Photo credit: George Widman, The Associated Press

Wednesday, August 6, 2008

More mush from the wimp

Mayor Bloomberg, that is
The wimp is patting himself on the back for championing a new online system that allows dog owners to license their pets online. "Licensing is not just a good idea--it's actually the law," the mayor explained. The display is maddening, in view of the fact that Mayor Bloomberg couldn't give a damn about animals and he sure doesn't mind it that the horse-drawn carriage industry roundly ignores the laws pertaining to the welfare of the horses. What a guy.
Mayor McCheese allows Christine Quinn to corrupt the city council even beyond the its historic boundaries of awfulness, and he looks the other way when it comes to the politically entrenched, cash-only carriage industry that flatly disrespects the laws. Not to mention the virtues of decency and civility. It's been nearly a year since the audit detailed the any problems with the carriage industry. Does anyone have a progress report? Anything?

Saturday, August 2, 2008

Once more, slowly

For the benefit of today's reporters and editors
Things are getting worse for the carriage horses of New York City, and a collective apathy among those in the news media isn't helping.

It's been nearly a year since city Comptroller William C. Thompson released an audit that detailed a litany of problems within the carriage industry and a series of tactical failures among the organizations that would regulate it.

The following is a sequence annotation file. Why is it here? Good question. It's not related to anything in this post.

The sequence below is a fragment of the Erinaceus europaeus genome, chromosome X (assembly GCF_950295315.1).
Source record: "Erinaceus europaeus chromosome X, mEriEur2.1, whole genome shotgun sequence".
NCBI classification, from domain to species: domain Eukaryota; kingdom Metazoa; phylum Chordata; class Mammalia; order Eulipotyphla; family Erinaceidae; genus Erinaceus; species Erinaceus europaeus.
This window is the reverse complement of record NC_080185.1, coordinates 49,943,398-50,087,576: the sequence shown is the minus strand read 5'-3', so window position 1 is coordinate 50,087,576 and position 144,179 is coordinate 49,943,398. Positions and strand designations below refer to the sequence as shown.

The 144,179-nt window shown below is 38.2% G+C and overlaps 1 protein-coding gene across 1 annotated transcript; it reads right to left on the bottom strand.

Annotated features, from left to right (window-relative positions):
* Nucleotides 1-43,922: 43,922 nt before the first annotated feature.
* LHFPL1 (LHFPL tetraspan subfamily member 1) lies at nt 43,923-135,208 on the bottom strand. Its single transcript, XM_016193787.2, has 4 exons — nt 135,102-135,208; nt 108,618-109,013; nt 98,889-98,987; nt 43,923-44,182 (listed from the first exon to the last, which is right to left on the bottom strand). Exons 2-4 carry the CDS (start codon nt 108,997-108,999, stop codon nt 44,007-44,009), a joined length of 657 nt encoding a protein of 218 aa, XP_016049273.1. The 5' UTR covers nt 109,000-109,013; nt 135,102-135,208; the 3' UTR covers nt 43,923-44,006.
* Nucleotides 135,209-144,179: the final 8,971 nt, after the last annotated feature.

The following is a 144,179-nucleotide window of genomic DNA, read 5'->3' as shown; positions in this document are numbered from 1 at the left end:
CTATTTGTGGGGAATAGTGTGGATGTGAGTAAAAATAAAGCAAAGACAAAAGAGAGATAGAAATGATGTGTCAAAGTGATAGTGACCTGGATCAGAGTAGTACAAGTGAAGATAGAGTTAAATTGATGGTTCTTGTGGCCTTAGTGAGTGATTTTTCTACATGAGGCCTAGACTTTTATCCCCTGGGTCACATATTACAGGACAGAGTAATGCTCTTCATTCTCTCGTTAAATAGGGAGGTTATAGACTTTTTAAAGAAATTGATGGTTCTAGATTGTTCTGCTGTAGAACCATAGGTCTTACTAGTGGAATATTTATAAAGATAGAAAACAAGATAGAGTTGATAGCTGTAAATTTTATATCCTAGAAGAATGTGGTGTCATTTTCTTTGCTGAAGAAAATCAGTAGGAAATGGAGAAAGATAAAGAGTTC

Little has changed, and reform won't be likely, given the obvious conflict of interest that stands in the way. The woman whose fingerprints are all over this is Deputy Mayor for Health and Human Services Linda Gibbs, whose department is responsible for oversight of the carriage industry. Ms. Gibbs has strong and numerous family ties to carriage industry lobbyists, a circumstance that represents an obvious conflict of interest. This is being investigated by the Conflict of Interest Board.

How long will the real story of New York City's carriage horses be ignored by the news media? Showbiz gossip reigns supreme, apparently. This is the era of Brangelina and Britney. Right? "All the news that's fit to print" has become "All the entertainment news that fits!" Reporters (journalists?) now apparently get away with merely editorializing and publishing news releases that have been provided by those paid to represent business interests. It's kind of embarrassing. Who needs a newspaper? I'll just read PR Newswire.
What Does the City Audit Say